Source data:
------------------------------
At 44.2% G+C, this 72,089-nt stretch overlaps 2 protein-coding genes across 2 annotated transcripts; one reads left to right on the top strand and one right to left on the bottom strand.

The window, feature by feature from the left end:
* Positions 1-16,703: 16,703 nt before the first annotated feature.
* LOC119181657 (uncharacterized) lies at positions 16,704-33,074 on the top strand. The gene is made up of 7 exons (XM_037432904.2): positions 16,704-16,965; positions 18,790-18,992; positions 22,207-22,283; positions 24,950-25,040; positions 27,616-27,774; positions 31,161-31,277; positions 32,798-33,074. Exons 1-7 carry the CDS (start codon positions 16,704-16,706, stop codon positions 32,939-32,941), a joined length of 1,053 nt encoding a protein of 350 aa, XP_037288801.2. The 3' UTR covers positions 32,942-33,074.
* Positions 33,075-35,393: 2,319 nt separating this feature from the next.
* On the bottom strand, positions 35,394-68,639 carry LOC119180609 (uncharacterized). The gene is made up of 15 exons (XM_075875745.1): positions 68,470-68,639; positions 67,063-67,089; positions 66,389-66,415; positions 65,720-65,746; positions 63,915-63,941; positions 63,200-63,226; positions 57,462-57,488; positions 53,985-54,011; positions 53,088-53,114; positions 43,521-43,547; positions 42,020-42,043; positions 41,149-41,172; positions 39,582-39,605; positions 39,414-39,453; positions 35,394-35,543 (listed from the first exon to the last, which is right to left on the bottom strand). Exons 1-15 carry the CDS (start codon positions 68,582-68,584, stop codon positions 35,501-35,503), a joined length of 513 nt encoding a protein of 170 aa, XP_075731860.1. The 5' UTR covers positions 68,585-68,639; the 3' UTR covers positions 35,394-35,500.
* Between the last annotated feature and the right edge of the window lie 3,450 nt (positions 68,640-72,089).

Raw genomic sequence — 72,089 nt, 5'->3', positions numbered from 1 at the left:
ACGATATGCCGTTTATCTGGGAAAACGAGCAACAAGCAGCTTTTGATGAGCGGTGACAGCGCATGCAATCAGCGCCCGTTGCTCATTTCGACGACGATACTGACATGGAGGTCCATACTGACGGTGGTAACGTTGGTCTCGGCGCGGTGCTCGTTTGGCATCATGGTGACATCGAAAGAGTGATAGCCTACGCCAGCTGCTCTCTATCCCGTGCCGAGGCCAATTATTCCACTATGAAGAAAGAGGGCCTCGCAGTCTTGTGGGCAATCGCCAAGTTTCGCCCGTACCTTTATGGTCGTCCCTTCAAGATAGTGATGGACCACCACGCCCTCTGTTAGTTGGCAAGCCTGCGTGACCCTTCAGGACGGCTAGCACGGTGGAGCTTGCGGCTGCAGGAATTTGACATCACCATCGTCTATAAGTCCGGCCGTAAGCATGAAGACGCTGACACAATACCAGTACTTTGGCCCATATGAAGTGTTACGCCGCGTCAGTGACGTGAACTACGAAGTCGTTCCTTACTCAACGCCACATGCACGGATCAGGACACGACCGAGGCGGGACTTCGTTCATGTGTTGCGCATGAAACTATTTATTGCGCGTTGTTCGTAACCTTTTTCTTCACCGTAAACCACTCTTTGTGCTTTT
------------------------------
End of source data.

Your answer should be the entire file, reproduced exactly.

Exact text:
At 44.2% G+C, this 72,089-nt stretch overlaps 2 protein-coding genes across 2 annotated transcripts; one reads left to right on the top strand and one right to left on the bottom strand.

The window, feature by feature from the left end:
* Positions 1-16,703: 16,703 nt before the first annotated feature.
* LOC119181657 (uncharacterized) lies at positions 16,704-33,074 on the top strand. The gene is made up of 7 exons (XM_037432904.2): positions 16,704-16,965; positions 18,790-18,992; positions 22,207-22,283; positions 24,950-25,040; positions 27,616-27,774; positions 31,161-31,277; positions 32,798-33,074. Exons 1-7 carry the CDS (start codon positions 16,704-16,706, stop codon positions 32,939-32,941), a joined length of 1,053 nt encoding a protein of 350 aa, XP_037288801.2. The 3' UTR covers positions 32,942-33,074.
* Positions 33,075-35,393: 2,319 nt separating this feature from the next.
* On the bottom strand, positions 35,394-68,639 carry LOC119180609 (uncharacterized). The gene is made up of 15 exons (XM_075875745.1): positions 68,470-68,639; positions 67,063-67,089; positions 66,389-66,415; positions 65,720-65,746; positions 63,915-63,941; positions 63,200-63,226; positions 57,462-57,488; positions 53,985-54,011; positions 53,088-53,114; positions 43,521-43,547; positions 42,020-42,043; positions 41,149-41,172; positions 39,582-39,605; positions 39,414-39,453; positions 35,394-35,543 (listed from the first exon to the last, which is right to left on the bottom strand). Exons 1-15 carry the CDS (start codon positions 68,582-68,584, stop codon positions 35,501-35,503), a joined length of 513 nt encoding a protein of 170 aa, XP_075731860.1. The 5' UTR covers positions 68,585-68,639; the 3' UTR covers positions 35,394-35,500.
* Between the last annotated feature and the right edge of the window lie 3,450 nt (positions 68,640-72,089).

Raw genomic sequence — 72,089 nt, 5'->3', positions numbered from 1 at the left:
ACGATATGCCGTTTATCTGGGAAAACGAGCAACAAGCAGCTTTTGATGAGCGGTGACAGCGCATGCAATCAGCGCCCGTTGCTCATTTCGACGACGATACTGACATGGAGGTCCATACTGACGGTGGTAACGTTGGTCTCGGCGCGGTGCTCGTTTGGCATCATGGTGACATCGAAAGAGTGATAGCCTACGCCAGCTGCTCTCTATCCCGTGCCGAGGCCAATTATTCCACTATGAAGAAAGAGGGCCTCGCAGTCTTGTGGGCAATCGCCAAGTTTCGCCCGTACCTTTATGGTCGTCCCTTCAAGATAGTGATGGACCACCACGCCCTCTGTTAGTTGGCAAGCCTGCGTGACCCTTCAGGACGGCTAGCACGGTGGAGCTTGCGGCTGCAGGAATTTGACATCACCATCGTCTATAAGTCCGGCCGTAAGCATGAAGACGCTGACACAATACCAGTACTTTGGCCCATATGAAGTGTTACGCCGCGTCAGTGACGTGAACTACGAAGTCGTTCCTTACTCAACGCCACATGCACGGATCAGGACACGACCGAGGCGGGACTTCGTTCATGTGTTGCGCATGAAACTATTTATTGCGCGTTGTTCGTAACCTTTTTCTTCACCGTAAACCACTCTTTGTGCTTTT